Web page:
- Be sure your network meets
these prerequisite requirements.
This is essential to ensure a stable network so Rush can operate reliably.
It's important machine's hostnames and IP addresses don't change after
casual reboots. IP addresses should be consistent through reboots,
which a well configured static DNS (or /etc/hosts) configuration provides.
- Make sure your
/etc/hostconfig file has a
This disables the unwanted 'hostname.local' Rendezvous/Bonjour stuff
that causes instability in production networks.
Example: if your machine is named "tahoe", then make the entry:
If the entry doesn't already exist, add it as a new line.
If there's an existing entry in the file that reads "HOSTNAME=-AUTOMATIC-",
replace it with the above. Do NOT put dashes around the hostname.
After making your changes, reboot.
There should *NOT* be a '.local' in your entry, as that's a special domain
that Mac uses for Rendezvous/Bonjours.. use some other domain name, if you
specify a domain name at all. Be careful when editing /etc/hostconfig:
- Use an ascii text editor
to ensure no font formatting characters get into the file.
- Don't make typo's! This file is parsed during boot.
- Extract the rush tar file.
Extract the tar file to /usr/local/rush.
Open a terminal window, and login as root, and extract the tar file as:
Extracting Rush Tar File
gunzip -c /tmp/rush-xxxxx.tar.gz | tar xvfp -
Some notes on extraction:
- Configure the /usr/local/rush/etc/hosts file.
It should contain the hostnames of all machines that will be rendering or submitting jobs,
in addition to the license server.
See Hosts File for a description of this file's format.
- Install the license that was emailed to you as
- Security issues and special configurations.
- Disable the OSX firewall.
Apple now includes a firewall that is default 'on' in some
versions of OSX which, if left enabled, will prevent Rush
from being able to communicate with remote machines.
Disable the the firewall via:
10.4 and older
(Tiger and older)
System Preferences > Sharing > Firewall > Stop
10.5 and newer
(Leopard, Snow Leopard..)
System Preferences > Security > Firewall > Stop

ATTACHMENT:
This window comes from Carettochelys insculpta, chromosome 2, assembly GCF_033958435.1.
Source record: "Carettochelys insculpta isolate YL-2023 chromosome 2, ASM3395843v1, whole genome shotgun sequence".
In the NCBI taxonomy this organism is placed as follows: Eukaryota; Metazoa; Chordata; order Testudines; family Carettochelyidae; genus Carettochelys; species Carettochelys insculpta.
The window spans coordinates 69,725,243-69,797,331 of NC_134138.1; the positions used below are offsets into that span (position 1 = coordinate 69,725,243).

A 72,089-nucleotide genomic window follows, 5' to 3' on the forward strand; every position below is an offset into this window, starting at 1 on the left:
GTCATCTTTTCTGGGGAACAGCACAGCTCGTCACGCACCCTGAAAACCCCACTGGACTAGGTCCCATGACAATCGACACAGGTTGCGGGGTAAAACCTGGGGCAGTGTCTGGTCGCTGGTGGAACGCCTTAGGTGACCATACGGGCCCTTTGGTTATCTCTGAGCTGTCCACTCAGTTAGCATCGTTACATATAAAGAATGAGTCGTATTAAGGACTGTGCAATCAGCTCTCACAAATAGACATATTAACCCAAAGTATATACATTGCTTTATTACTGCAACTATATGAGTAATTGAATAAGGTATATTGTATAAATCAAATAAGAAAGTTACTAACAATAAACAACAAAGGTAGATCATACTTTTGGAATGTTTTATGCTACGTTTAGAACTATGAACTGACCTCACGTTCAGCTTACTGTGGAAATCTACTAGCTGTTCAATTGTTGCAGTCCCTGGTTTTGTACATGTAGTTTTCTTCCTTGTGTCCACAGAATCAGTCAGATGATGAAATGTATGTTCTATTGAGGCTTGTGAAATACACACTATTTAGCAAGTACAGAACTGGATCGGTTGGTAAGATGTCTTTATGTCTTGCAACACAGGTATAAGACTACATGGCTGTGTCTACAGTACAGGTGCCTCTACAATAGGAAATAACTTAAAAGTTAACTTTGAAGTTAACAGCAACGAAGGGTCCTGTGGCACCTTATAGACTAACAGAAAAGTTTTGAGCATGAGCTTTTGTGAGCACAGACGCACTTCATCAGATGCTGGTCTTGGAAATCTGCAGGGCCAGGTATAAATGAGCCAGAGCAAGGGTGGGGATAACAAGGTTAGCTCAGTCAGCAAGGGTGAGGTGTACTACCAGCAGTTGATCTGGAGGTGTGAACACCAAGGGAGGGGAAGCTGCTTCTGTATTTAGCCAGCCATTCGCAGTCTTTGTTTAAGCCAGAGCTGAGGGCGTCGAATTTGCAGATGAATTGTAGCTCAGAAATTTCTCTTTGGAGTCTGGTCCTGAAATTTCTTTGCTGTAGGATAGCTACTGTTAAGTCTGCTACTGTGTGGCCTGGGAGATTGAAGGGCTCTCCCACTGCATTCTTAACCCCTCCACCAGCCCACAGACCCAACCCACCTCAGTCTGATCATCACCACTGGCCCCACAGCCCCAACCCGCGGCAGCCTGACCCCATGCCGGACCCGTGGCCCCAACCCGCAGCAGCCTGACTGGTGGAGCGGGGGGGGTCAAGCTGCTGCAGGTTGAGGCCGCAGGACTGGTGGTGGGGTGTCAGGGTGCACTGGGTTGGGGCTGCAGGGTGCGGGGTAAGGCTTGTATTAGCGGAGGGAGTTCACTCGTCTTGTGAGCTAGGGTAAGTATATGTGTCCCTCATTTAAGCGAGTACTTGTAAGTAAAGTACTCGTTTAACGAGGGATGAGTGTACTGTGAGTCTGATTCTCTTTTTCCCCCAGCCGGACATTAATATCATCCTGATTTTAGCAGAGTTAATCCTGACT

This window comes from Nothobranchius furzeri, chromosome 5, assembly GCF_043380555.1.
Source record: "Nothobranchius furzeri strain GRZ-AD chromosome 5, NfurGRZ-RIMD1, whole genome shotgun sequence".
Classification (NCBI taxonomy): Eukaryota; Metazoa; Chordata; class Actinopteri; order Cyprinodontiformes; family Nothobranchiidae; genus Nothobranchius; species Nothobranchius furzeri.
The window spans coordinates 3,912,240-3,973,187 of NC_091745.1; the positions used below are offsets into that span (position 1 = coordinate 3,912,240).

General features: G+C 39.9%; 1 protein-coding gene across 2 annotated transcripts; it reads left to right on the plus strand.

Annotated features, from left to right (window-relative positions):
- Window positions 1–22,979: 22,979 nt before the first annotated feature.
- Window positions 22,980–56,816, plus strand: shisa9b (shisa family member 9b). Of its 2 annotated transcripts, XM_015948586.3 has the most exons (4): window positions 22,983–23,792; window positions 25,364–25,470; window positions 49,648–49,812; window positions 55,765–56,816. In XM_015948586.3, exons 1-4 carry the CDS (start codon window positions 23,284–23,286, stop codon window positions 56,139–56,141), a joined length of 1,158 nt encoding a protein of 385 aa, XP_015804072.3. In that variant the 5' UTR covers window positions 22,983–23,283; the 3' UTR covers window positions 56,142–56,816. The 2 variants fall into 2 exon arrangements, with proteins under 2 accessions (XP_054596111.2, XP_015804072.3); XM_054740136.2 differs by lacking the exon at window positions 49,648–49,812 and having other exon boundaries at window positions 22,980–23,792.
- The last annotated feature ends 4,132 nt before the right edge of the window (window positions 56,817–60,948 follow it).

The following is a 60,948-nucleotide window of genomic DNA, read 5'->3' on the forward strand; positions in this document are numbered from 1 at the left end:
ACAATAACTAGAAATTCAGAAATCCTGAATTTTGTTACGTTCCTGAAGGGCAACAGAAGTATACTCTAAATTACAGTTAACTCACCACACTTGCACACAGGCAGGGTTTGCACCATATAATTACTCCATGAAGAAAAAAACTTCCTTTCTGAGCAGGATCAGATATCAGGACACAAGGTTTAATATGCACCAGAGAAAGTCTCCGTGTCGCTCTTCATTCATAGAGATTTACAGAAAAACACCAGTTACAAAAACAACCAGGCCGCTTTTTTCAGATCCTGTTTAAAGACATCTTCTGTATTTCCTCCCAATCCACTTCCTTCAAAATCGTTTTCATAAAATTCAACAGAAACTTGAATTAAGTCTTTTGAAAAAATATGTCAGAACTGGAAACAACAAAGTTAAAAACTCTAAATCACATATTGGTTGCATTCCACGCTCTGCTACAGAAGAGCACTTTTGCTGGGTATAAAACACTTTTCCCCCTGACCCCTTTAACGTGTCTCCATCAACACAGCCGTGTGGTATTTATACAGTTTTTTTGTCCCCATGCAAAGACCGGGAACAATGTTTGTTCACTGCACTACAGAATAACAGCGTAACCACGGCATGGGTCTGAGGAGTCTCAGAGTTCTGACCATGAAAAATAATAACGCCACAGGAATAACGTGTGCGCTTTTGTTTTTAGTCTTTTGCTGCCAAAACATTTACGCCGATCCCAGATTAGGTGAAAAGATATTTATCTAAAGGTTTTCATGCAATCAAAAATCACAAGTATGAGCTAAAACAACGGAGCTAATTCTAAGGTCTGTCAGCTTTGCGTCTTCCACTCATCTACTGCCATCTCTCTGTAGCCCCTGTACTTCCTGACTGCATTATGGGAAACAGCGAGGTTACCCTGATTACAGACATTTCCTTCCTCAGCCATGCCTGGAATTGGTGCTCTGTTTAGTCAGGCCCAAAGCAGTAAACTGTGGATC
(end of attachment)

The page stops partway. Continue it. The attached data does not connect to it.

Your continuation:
Or, if you want the firewall enabled, make sure TCP and UDP port 696
is left open in the 'Settings' menu. If you want Rush to be able
to send email on job completions, you'd better allow port 25 to be able
to reach your mail server as well.
- If security is a concern at your site, carefully review the
Admin FAQ on Security
for security precautions and configuration.
- (OPTIONAL) Review the
For most situations the defaults suffice, but sometimes it pays to be pedantic.
Register your settings for serverport
in /etc/services or equivalent (NIS, NetInfo, etc). See
for an example services entry.
- Run the install script.
Run the install script by typing:
Watch for any error messages in the output.
- Start the daemon, and test it.
Start the daemon by invoking the boot script:
Then open a *new terminal window* and invoke 'rush -ping' to verify the daemon's running:
Testing The Daemon
% rush -ping
yourhost: RUSHD 102.42 PID=XXXXX Boot=10/15/00,03:25:49 Online, 0 jobs, 0 procs
Some errors that may occur:
- can't open port lock file '/usr/local/rush/var/nextport': Permission denied
You either weren't running as root when you ran the install script,
or somehow skipped running the install script.
To fix this, be sure you are logged in as root, and re-run the install script.
- connection refused
This means the daemon wasn't able to start.
Look in the /usr/local/rush/var/rushd.log for error messages.
To test if the daemon is working, you can run the following test submit script
just to verify jobs can be started, listed, and dumped:
- Install the submit scripts for the users
If you haven't already installed the scripts on your server yet, follow these instructions
for installing the submit scripts on your file server:
'Making Scripts Available To Users'.
Once installed, users can make desktop shortcuts to the scripts by using these instructions:
'Making Desktop Shortcuts To Submit Scripts'
To submit a real job, similar to what TDs use, you can run
this test which includes
complete instructions for someone who has never used rush before.
- (OPTIONAL) Miscellaneous configurations
- Configure the /usr/local/rush/etc/templates file.
You can customize the output of 'rush -tss' and 'rush -trs',
useful for advanced users who want to quickly create their own
- Configure the /usr/local/rush/etc/.submit and /usr/local/rush/etc/.render files.
These files are sourced by the default Submit Script and Render
- Accounting log rotations.
Rush maintains a history of cpu utilization information in the
/usr/local/rush/var/cpu.acct file. If you don't want this
file to grow too large, you might want to have it rotated on a
monthly basis, eg:
0 0 1 * * root /bin/mv /usr/local/rush/var/cpu.acct /usr/local/rush/var/Ocpu.acct
You may want to then push the rotated file through an accounting filter
to keep tabs on cpu usage for the network. This is left as an exercise
to the reader.
- That's it.
Once you have things working on the first machine, then you can easily
install Rush on the rest of the machines. See 'Network Install' below..